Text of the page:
As I’m sure many writers know, sitting down to craft their thoughts and opinions into articulate and resonating sentences is often accompanied by at least a mild emotional experience. Sure, there can be the thrill of waiting to find out how you manage to express the fantastic ideas that’ve been rattling around your head for at least the last few hours (seconds?), but this is not without risk. If you do your job well, it’s a rewarding and a gratifying experience. If you fail to articulate those burning spots in your mind, it can be deeply frustrating, even depressing.
I sometimes see the blank page as a kind of magnet, pulling the sentences from my mind as I tell the story to myself. Once it’s out there I can often re-work it to strike a deeper chord. However, sometimes this magnet is not charged, and I am left wondering if I can change it in some way, perhaps it’ll jostle and loosen those words that are clustered together and just refusing to come out. During these moments, the very white of the page starts to irritate me, and I wonder if I change the color of the page or the font or the font style, if that’ll free-up the flow of words that I know are dying to come out. Perhaps I should switch to pen and paper, so I can stimulate my mind with the rapturous and tantalizing smell of ink – maybe even deliberately stain my fingers a little (in for a penny, in for a pound, right?).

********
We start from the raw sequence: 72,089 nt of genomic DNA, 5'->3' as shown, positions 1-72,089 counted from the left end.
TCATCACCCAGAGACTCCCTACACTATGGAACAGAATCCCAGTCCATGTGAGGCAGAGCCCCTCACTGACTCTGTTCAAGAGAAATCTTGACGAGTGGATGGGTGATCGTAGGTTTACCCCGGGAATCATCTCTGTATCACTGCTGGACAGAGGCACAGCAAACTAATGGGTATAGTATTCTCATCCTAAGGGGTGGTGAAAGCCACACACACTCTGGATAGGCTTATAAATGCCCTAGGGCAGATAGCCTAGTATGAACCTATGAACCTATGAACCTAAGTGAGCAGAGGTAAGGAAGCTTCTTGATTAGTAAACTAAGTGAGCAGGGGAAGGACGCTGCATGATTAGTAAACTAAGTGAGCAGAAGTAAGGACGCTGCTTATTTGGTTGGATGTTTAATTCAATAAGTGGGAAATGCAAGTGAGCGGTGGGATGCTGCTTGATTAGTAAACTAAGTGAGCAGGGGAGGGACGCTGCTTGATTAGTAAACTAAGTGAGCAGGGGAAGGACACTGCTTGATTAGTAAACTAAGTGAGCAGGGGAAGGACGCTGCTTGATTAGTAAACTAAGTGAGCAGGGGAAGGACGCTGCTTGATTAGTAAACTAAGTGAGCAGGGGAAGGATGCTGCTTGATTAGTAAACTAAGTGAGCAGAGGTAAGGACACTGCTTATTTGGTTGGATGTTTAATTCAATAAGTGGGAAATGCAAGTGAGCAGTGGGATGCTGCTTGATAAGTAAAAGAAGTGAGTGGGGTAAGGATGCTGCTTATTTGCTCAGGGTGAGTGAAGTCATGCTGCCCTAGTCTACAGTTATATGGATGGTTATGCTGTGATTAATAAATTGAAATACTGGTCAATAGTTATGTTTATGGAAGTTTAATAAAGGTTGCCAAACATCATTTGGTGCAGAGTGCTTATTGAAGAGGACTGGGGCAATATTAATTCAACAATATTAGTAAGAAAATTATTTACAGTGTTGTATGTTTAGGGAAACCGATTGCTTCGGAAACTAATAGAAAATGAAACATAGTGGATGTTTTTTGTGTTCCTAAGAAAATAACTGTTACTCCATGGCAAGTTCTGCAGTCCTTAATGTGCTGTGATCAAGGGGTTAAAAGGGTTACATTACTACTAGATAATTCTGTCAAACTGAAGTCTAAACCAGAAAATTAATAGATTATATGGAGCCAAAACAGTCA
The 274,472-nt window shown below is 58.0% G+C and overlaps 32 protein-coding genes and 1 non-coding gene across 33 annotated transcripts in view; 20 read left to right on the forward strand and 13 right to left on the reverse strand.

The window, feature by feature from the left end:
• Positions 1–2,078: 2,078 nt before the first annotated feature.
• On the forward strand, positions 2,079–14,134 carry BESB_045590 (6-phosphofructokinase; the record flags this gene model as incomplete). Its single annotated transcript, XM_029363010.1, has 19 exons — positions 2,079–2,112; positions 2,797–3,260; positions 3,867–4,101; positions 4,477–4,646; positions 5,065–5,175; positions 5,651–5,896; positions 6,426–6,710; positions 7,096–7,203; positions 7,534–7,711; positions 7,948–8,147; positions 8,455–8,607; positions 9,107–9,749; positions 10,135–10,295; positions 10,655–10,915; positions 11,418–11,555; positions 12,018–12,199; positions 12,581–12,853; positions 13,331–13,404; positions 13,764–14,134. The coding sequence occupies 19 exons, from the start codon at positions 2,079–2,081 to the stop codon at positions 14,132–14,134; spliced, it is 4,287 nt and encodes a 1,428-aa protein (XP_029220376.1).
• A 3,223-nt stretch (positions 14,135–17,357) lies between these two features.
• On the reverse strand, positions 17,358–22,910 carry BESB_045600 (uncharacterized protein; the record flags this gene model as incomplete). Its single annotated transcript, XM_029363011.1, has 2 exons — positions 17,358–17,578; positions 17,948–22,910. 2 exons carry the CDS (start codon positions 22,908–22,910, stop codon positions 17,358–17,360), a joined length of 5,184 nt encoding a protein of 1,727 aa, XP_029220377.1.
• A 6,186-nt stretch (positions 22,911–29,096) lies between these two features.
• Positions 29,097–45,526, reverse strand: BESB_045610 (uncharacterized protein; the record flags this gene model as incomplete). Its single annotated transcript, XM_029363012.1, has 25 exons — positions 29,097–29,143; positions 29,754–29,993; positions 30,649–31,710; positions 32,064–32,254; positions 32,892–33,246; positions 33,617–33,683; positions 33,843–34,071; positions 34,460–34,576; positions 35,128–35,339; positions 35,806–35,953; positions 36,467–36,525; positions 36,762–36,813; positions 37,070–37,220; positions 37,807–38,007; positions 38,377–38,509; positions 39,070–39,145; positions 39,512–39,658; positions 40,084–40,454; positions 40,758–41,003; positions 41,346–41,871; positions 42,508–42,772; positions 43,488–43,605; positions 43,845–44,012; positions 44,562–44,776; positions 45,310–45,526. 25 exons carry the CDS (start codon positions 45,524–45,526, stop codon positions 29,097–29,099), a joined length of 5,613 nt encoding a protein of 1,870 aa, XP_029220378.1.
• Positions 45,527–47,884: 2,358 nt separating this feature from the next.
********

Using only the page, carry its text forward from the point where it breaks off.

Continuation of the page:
I know a lot of this has to do with one’s own technique, personality, mood, and budgeting enough time to write, although I sometimes wonder if the compulsion to write, as in it’s time to satisfy one’s craving, sometimes gets ahead of the thought process. “Come on brain, it’s time to write! What’ve you got for me?”
We clearly get off on making sense of our thoughts. And where would our culture be without this self gratification?
Perhaps the blank page is what started it all.